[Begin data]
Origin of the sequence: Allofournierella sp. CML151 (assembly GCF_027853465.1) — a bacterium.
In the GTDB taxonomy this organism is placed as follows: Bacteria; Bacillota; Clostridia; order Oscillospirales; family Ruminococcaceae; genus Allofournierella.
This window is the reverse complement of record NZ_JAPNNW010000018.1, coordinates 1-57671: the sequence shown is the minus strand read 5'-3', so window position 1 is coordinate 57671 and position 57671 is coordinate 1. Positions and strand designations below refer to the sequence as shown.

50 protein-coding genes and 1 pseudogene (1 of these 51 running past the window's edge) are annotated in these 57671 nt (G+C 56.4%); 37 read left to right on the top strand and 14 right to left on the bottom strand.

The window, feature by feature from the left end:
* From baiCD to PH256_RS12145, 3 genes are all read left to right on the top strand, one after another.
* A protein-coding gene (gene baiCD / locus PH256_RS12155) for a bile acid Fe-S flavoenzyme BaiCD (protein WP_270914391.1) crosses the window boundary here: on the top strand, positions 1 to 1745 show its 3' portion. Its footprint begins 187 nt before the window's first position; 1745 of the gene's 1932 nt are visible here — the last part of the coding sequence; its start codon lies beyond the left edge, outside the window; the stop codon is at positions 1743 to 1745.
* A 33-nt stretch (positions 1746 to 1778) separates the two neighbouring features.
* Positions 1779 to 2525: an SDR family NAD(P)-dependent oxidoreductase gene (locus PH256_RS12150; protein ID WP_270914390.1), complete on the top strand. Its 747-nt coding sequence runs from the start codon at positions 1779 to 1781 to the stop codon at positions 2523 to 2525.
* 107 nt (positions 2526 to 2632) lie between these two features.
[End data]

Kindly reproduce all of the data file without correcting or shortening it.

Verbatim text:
Origin of the sequence: Allofournierella sp. CML151 (assembly GCF_027853465.1) — a bacterium.
In the GTDB taxonomy this organism is placed as follows: Bacteria; Bacillota; Clostridia; order Oscillospirales; family Ruminococcaceae; genus Allofournierella.
This window is the reverse complement of record NZ_JAPNNW010000018.1, coordinates 1-57671: the sequence shown is the minus strand read 5'-3', so window position 1 is coordinate 57671 and position 57671 is coordinate 1. Positions and strand designations below refer to the sequence as shown.

50 protein-coding genes and 1 pseudogene (1 of these 51 running past the window's edge) are annotated in these 57671 nt (G+C 56.4%); 37 read left to right on the top strand and 14 right to left on the bottom strand.

The window, feature by feature from the left end:
* From baiCD to PH256_RS12145, 3 genes are all read left to right on the top strand, one after another.
* A protein-coding gene (gene baiCD / locus PH256_RS12155) for a bile acid Fe-S flavoenzyme BaiCD (protein WP_270914391.1) crosses the window boundary here: on the top strand, positions 1 to 1745 show its 3' portion. Its footprint begins 187 nt before the window's first position; 1745 of the gene's 1932 nt are visible here — the last part of the coding sequence; its start codon lies beyond the left edge, outside the window; the stop codon is at positions 1743 to 1745.
* A 33-nt stretch (positions 1746 to 1778) separates the two neighbouring features.
* Positions 1779 to 2525: an SDR family NAD(P)-dependent oxidoreductase gene (locus PH256_RS12150; protein ID WP_270914390.1), complete on the top strand. Its 747-nt coding sequence runs from the start codon at positions 1779 to 1781 to the stop codon at positions 2523 to 2525.
* 107 nt (positions 2526 to 2632) lie between these two features.